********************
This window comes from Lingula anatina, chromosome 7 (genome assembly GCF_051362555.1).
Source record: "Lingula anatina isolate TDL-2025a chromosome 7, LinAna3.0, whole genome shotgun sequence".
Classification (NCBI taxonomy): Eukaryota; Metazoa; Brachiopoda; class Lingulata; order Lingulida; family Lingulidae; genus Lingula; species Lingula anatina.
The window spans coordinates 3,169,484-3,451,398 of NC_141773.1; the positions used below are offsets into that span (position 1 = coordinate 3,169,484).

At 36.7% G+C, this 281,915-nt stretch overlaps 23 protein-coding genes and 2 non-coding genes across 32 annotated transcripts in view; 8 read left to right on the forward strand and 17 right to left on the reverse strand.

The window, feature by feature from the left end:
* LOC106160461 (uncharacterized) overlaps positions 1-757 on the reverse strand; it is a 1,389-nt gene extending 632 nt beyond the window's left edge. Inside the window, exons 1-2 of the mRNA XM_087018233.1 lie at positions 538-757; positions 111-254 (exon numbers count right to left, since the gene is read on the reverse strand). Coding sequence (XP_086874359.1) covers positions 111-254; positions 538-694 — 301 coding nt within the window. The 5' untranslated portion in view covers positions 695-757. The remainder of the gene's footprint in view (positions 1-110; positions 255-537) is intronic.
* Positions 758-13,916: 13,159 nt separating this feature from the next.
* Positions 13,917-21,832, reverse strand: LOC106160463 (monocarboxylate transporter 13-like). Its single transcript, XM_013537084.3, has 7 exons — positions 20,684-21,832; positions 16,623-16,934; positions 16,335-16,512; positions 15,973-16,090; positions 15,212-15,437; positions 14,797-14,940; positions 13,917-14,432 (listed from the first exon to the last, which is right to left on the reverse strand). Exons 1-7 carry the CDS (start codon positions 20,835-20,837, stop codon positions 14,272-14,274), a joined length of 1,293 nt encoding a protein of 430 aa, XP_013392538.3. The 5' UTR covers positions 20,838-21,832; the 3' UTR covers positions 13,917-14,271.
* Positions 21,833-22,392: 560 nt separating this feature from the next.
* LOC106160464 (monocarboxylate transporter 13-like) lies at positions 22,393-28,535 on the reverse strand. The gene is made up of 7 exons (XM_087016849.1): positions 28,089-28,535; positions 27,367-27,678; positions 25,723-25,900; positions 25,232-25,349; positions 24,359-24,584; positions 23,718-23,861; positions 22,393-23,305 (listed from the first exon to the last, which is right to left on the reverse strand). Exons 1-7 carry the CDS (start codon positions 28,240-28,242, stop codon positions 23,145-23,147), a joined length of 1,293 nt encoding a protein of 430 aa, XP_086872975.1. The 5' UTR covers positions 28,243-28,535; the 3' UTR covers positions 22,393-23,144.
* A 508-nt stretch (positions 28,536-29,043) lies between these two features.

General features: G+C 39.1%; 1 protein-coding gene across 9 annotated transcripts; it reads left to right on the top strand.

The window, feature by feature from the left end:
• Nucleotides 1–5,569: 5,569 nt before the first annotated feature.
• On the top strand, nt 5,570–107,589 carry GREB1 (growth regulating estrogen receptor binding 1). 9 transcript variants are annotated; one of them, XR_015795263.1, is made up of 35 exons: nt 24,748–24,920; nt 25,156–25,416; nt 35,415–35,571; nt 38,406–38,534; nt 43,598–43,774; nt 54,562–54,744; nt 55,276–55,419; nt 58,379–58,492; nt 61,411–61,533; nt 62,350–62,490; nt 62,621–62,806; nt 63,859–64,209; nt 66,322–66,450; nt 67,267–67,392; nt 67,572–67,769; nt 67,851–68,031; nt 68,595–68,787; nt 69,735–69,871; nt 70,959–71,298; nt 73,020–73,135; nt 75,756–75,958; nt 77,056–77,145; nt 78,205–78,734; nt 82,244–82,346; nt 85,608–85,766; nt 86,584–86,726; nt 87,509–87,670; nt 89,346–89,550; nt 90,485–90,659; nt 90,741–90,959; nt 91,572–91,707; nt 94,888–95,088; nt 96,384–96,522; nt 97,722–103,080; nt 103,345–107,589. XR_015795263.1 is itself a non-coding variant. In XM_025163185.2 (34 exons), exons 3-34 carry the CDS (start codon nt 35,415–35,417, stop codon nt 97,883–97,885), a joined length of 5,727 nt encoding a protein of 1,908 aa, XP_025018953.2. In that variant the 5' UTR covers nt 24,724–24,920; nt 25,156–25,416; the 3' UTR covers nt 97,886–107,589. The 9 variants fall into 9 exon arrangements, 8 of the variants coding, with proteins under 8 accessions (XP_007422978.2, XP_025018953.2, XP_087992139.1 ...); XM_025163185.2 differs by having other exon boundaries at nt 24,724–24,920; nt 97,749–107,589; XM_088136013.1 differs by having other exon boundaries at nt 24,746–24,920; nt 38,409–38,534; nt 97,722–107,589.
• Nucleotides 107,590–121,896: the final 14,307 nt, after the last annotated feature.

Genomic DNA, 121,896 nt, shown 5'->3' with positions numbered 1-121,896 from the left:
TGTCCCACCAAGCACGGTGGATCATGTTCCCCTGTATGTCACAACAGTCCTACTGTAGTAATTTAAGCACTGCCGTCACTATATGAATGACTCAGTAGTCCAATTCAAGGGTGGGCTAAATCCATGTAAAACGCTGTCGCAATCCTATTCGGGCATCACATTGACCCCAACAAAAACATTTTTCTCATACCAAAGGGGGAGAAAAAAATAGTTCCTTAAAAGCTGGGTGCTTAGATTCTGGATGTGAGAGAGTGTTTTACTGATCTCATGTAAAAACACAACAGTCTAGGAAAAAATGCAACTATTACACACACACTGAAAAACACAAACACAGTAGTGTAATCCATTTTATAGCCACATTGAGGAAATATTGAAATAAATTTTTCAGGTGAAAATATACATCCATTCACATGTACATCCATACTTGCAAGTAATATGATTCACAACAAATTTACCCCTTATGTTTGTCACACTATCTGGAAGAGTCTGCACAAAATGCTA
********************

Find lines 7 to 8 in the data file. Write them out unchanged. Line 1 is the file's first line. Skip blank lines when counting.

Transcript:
* LOC106160461 (uncharacterized) overlaps positions 1-757 on the reverse strand; it is a 1,389-nt gene extending 632 nt beyond the window's left edge. Inside the window, exons 1-2 of the mRNA XM_087018233.1 lie at positions 538-757; positions 111-254 (exon numbers count right to left, since the gene is read on the reverse strand). Coding sequence (XP_086874359.1) covers positions 111-254; positions 538-694 — 301 coding nt within the window. The 5' untranslated portion in view covers positions 695-757. The remainder of the gene's footprint in view (positions 1-110; positions 255-537) is intronic.
* Positions 758-13,916: 13,159 nt separating this feature from the next.